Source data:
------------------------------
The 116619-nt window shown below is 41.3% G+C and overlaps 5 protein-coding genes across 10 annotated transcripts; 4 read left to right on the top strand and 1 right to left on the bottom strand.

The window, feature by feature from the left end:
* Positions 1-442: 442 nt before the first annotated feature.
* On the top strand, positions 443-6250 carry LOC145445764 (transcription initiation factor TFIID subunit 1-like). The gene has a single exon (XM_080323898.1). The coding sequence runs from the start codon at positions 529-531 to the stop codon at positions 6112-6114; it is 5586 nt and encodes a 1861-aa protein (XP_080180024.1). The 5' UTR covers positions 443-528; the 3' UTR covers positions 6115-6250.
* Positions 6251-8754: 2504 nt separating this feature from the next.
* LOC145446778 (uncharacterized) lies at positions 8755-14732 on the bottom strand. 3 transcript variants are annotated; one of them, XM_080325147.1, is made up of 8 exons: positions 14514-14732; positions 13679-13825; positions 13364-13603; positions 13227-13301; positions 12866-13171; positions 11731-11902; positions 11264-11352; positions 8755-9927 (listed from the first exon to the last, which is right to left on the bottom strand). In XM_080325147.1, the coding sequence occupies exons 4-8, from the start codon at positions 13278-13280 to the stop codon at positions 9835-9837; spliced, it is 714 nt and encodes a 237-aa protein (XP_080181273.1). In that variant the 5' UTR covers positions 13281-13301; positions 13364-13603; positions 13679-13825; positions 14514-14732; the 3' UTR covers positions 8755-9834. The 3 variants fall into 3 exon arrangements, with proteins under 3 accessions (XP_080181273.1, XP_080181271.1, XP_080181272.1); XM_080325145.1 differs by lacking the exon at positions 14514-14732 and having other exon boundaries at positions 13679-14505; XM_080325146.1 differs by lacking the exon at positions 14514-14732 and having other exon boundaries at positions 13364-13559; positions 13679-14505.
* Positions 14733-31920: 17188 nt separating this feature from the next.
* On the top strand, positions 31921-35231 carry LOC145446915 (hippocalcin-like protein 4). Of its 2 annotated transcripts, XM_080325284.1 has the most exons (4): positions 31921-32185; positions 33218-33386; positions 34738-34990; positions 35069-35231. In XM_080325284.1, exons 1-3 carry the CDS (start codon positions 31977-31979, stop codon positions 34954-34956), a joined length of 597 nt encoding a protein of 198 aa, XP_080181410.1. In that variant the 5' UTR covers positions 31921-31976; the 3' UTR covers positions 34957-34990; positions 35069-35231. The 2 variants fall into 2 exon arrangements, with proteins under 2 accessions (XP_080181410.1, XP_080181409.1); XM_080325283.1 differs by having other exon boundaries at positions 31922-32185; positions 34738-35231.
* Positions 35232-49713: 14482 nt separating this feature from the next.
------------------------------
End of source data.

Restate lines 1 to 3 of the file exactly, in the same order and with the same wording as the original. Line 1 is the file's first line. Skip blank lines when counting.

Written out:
The 116619-nt window shown below is 41.3% G+C and overlaps 5 protein-coding genes across 10 annotated transcripts; 4 read left to right on the top strand and 1 right to left on the bottom strand.

The window, feature by feature from the left end:
* Positions 1-442: 442 nt before the first annotated feature.